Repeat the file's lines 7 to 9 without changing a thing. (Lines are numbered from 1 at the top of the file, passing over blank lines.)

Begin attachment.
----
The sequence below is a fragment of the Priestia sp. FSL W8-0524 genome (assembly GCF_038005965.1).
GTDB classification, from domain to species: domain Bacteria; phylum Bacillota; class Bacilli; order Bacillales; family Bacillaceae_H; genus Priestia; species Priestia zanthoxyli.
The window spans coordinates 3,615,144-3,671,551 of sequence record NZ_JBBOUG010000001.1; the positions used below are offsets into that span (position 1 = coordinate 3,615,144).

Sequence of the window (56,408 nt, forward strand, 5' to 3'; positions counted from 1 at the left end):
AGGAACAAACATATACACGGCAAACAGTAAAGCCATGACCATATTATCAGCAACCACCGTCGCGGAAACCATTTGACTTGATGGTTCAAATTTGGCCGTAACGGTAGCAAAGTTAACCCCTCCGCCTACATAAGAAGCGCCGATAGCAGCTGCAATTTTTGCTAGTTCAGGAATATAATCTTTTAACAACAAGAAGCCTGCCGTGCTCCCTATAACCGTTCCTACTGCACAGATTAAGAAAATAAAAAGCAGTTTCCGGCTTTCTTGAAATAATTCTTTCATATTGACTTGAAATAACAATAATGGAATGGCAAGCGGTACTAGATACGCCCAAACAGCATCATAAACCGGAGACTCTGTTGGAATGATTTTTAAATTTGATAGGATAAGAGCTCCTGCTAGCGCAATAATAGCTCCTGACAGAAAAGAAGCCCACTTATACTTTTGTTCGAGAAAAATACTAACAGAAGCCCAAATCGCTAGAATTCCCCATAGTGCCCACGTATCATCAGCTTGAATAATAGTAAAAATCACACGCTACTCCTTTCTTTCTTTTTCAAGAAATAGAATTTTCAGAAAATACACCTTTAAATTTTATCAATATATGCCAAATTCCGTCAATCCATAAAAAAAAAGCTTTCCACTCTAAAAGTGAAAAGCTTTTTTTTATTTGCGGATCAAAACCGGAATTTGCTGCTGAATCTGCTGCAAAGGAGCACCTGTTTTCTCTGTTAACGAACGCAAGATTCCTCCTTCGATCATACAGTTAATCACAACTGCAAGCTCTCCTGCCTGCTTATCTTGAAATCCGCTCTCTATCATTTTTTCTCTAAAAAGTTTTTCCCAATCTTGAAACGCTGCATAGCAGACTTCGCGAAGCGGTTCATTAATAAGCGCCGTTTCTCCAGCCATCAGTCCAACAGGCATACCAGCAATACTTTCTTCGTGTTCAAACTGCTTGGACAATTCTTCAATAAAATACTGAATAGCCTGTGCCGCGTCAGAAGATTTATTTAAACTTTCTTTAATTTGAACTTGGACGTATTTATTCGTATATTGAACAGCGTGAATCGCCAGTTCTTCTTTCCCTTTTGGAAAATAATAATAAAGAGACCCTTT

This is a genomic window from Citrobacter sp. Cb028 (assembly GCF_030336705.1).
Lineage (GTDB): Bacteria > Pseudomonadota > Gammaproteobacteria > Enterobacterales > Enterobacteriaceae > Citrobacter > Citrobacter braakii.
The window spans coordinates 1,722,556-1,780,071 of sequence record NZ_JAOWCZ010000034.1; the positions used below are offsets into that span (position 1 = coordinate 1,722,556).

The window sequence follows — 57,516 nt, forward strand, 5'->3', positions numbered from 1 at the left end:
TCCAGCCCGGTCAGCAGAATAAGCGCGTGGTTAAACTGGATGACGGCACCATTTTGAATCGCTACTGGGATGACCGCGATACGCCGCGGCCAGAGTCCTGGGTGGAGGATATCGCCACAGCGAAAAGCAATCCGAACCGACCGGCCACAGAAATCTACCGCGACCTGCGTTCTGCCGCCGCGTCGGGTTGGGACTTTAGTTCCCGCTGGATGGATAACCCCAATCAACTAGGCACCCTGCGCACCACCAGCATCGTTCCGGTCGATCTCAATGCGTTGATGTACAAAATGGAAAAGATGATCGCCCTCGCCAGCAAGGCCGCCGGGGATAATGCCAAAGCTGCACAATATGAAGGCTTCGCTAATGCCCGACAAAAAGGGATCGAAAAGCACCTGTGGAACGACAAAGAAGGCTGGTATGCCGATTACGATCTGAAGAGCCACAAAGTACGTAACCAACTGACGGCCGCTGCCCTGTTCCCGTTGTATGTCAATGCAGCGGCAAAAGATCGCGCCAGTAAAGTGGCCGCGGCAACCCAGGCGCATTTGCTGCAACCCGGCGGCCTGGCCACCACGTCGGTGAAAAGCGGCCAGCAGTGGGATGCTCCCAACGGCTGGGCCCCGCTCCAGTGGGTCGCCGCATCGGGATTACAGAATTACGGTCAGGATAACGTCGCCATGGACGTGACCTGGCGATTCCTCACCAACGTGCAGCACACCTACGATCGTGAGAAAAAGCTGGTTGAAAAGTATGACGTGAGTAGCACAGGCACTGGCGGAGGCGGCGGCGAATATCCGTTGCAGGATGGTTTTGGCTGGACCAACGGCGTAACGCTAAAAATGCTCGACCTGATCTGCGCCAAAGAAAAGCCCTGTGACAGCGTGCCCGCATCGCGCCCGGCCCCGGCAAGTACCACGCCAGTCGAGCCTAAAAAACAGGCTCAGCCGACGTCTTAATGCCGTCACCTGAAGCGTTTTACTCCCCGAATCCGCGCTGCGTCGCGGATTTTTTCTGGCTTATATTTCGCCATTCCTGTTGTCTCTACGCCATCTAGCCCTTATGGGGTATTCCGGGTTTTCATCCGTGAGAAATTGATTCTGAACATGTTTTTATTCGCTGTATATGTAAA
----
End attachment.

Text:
Lineage (GTDB): Bacteria > Pseudomonadota > Gammaproteobacteria > Enterobacterales > Enterobacteriaceae > Citrobacter > Citrobacter braakii.
The window spans coordinates 1,722,556-1,780,071 of sequence record NZ_JAOWCZ010000034.1; the positions used below are offsets into that span (position 1 = coordinate 1,722,556).

The window sequence follows — 57,516 nt, forward strand, 5'->3', positions numbered from 1 at the left end: